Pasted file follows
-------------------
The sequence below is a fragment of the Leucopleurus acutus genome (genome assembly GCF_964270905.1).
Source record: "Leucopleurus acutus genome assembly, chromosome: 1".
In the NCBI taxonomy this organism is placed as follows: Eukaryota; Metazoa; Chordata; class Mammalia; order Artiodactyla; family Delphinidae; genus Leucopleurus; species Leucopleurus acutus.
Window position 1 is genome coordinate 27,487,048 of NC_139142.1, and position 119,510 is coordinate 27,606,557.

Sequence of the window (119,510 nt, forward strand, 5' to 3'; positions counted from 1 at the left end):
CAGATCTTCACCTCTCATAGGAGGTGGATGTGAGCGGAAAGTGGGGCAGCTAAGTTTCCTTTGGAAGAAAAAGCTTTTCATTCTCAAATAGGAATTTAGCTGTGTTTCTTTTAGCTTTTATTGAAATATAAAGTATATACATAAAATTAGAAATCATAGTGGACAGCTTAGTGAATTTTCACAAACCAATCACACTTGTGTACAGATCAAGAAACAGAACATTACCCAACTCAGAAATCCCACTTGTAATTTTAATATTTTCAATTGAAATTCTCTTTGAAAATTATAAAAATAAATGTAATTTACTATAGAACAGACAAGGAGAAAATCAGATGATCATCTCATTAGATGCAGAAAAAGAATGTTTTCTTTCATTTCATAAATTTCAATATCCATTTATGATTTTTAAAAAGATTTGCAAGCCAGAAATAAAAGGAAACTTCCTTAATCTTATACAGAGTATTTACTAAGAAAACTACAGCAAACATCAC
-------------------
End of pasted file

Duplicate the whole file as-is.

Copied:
The sequence below is a fragment of the Leucopleurus acutus genome (genome assembly GCF_964270905.1).
Source record: "Leucopleurus acutus genome assembly, chromosome: 1".
In the NCBI taxonomy this organism is placed as follows: Eukaryota; Metazoa; Chordata; class Mammalia; order Artiodactyla; family Delphinidae; genus Leucopleurus; species Leucopleurus acutus.
Window position 1 is genome coordinate 27,487,048 of NC_139142.1, and position 119,510 is coordinate 27,606,557.

Sequence of the window (119,510 nt, forward strand, 5' to 3'; positions counted from 1 at the left end):
CAGATCTTCACCTCTCATAGGAGGTGGATGTGAGCGGAAAGTGGGGCAGCTAAGTTTCCTTTGGAAGAAAAAGCTTTTCATTCTCAAATAGGAATTTAGCTGTGTTTCTTTTAGCTTTTATTGAAATATAAAGTATATACATAAAATTAGAAATCATAGTGGACAGCTTAGTGAATTTTCACAAACCAATCACACTTGTGTACAGATCAAGAAACAGAACATTACCCAACTCAGAAATCCCACTTGTAATTTTAATATTTTCAATTGAAATTCTCTTTGAAAATTATAAAAATAAATGTAATTTACTATAGAACAGACAAGGAGAAAATCAGATGATCATCTCATTAGATGCAGAAAAAGAATGTTTTCTTTCATTTCATAAATTTCAATATCCATTTATGATTTTTAAAAAGATTTGCAAGCCAGAAATAAAAGGAAACTTCCTTAATCTTATACAGAGTATTTACTAAGAAAACTACAGCAAACATCAC